When you hear about the Second Temple of Jerusalem it refers to the Jewish temple which stood where the Temple Mount and the Dome of the Rock stands today. This elevated plateau in Jerusalem’s Old City is also known as Mount Moriah. The Second Temple followed the First Temple which was built under Solomon and later destroyed in 586 BC by the Babylonians.

After the destruction of the First Temple a Second Temple was constructed (515BC) and then renovated and rebuilt on the orders of King Herod once he came to power. Herod is known as the great builder, he was responsible for the construction of many prestigious structures in Israel and the Second Temple was no exception. Herod had an elaborate plan and he employed 10,000 workmen 1,000 carpenters and masons and 1,000 wagons to bring the large stones to the site.  We have all this precise information from the records of ancient historians like Tacitus and Josephus.

The construction of the Second Temple took many years to complete and was a masterpiece of architecture. The Second Temple consisted of four courts, one within the other with the inner court being the inner sanctuary or Holy of Holies and entrance to this sanctuary was restricted to the High Priest. The outer wall of the outer court was surrounded by high thick stone walls and it is part of this outer retaining wall which remains today and is known as the Wailing Wall. Further excavation has uncovered elements which are thought to have been part of the Second Temple. In the Israel Museum in Jerusalem you can see a scale model of the Second Temple.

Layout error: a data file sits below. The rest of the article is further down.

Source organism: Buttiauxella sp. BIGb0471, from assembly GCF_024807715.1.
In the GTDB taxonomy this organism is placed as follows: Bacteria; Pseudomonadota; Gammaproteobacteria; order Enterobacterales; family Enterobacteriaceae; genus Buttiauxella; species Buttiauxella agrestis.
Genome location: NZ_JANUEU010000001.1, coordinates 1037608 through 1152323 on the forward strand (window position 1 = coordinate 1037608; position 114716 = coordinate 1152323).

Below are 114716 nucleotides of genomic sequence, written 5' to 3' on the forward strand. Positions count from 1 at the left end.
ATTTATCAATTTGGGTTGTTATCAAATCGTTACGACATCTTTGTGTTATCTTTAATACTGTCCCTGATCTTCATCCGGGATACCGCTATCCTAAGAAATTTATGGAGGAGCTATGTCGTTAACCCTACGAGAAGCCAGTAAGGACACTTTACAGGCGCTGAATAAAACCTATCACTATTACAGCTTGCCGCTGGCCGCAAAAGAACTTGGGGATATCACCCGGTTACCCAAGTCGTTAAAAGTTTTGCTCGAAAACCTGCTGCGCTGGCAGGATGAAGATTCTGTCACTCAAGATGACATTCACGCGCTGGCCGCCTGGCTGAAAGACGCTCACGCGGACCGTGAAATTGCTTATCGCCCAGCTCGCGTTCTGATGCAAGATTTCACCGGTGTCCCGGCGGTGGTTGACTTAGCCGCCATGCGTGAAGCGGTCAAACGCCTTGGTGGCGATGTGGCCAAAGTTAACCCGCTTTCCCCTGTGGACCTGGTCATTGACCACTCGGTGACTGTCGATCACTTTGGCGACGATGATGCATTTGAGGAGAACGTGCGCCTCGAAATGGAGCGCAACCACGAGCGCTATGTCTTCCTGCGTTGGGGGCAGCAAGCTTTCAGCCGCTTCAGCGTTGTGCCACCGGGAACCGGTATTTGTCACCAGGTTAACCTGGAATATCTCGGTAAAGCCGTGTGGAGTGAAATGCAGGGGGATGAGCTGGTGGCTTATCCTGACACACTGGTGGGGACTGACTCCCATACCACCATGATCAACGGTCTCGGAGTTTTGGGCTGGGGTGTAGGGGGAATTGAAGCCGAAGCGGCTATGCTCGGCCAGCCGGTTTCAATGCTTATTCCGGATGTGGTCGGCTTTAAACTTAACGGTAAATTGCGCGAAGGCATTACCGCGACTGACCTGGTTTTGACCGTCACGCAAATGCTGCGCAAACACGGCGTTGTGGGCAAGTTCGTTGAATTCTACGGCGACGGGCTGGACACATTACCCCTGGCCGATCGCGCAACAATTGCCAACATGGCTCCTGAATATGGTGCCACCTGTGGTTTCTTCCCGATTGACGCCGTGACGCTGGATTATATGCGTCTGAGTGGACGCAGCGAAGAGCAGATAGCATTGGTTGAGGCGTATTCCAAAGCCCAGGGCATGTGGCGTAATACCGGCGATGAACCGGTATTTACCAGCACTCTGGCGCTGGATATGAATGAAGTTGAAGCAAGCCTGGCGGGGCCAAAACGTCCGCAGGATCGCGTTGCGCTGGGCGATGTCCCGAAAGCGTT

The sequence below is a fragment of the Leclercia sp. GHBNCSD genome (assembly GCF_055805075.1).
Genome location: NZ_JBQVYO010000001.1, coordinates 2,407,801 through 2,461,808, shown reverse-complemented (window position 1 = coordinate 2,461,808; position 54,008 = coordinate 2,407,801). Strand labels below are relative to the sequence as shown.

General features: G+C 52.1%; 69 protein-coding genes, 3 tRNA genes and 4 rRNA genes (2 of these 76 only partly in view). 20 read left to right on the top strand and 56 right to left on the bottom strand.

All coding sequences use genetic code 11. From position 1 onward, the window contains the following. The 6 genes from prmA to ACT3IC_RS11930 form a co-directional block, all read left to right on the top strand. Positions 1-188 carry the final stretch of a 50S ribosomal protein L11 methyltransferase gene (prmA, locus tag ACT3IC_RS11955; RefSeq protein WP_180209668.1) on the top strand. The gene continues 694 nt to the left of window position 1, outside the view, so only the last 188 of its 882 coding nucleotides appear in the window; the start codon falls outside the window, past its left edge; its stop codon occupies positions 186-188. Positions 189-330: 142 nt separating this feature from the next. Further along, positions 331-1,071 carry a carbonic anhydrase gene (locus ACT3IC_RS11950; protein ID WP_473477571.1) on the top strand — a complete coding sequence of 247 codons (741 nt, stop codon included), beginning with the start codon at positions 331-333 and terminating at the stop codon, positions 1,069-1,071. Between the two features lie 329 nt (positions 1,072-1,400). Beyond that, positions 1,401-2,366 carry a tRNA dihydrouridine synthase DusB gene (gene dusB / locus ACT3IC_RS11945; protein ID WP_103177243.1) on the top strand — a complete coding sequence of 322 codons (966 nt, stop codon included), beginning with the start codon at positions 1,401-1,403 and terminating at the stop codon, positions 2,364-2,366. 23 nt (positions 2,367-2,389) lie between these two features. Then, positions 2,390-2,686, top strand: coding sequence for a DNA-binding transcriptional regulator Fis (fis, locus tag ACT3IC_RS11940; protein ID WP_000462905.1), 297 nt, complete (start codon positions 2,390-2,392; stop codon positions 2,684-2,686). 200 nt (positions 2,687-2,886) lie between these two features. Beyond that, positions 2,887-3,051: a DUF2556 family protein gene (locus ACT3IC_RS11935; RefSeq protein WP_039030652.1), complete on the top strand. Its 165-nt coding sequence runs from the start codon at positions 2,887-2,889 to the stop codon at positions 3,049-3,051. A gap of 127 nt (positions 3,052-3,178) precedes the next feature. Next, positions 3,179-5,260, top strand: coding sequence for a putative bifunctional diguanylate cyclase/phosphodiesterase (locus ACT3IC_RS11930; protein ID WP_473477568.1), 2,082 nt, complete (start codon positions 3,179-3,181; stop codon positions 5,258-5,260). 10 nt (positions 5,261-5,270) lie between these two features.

The Second Temple fell in 70AD as a result of the Jewish Great Revolt in 66AD against the Roman rule. Jews revolted against the bad treatment they received under Roman rule, the excessive taxes, Roman disrespect of the Jewish faith and even the theft of silver from the temple. A group of Jewish zealots began the revolt which lead to a Roman siege on Jerusalem, when the Romans eventually captured the city they burnt the temple to the ground leaving only what we know today as the Wailing Wall. The destruction of the Second Temple is remembered by the Jewish fast day Tisha B’av.

The Second Temple is significant in the Christian faith as this is the temple Jesus would have known, it is the Jewish temple of Jerusalem referred to in the New Testament. This is the temple Jesus “cleansed” and the temple where he studied and preached.

Text content copyrights: Bein Harim Ltd., Beryl Ratzer (www.ratzer.com)

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